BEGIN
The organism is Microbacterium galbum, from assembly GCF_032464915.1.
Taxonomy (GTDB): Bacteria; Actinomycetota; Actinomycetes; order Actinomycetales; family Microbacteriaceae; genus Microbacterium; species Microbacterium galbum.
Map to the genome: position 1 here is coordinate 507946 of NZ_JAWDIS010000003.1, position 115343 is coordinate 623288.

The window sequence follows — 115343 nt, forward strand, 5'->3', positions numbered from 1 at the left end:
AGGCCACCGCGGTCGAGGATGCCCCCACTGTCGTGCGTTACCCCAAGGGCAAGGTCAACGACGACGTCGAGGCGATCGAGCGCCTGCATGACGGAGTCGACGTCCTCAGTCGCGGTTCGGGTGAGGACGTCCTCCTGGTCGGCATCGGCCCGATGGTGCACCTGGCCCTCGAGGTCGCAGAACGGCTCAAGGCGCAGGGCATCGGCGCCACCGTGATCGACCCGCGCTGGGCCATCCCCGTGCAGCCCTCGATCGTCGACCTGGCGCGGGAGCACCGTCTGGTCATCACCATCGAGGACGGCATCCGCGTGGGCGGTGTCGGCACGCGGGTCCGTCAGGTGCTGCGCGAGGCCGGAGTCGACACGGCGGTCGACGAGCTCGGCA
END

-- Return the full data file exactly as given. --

The organism is Microbacterium galbum, from assembly GCF_032464915.1.
Taxonomy (GTDB): Bacteria; Actinomycetota; Actinomycetes; order Actinomycetales; family Microbacteriaceae; genus Microbacterium; species Microbacterium galbum.
Map to the genome: position 1 here is coordinate 507946 of NZ_JAWDIS010000003.1, position 115343 is coordinate 623288.

The window sequence follows — 115343 nt, forward strand, 5'->3', positions numbered from 1 at the left end:
AGGCCACCGCGGTCGAGGATGCCCCCACTGTCGTGCGTTACCCCAAGGGCAAGGTCAACGACGACGTCGAGGCGATCGAGCGCCTGCATGACGGAGTCGACGTCCTCAGTCGCGGTTCGGGTGAGGACGTCCTCCTGGTCGGCATCGGCCCGATGGTGCACCTGGCCCTCGAGGTCGCAGAACGGCTCAAGGCGCAGGGCATCGGCGCCACCGTGATCGACCCGCGCTGGGCCATCCCCGTGCAGCCCTCGATCGTCGACCTGGCGCGGGAGCACCGTCTGGTCATCACCATCGAGGACGGCATCCGCGTGGGCGGTGTCGGCACGCGGGTCCGTCAGGTGCTGCGCGAGGCCGGAGTCGACACGGCGGTCGACGAGCTCGGCA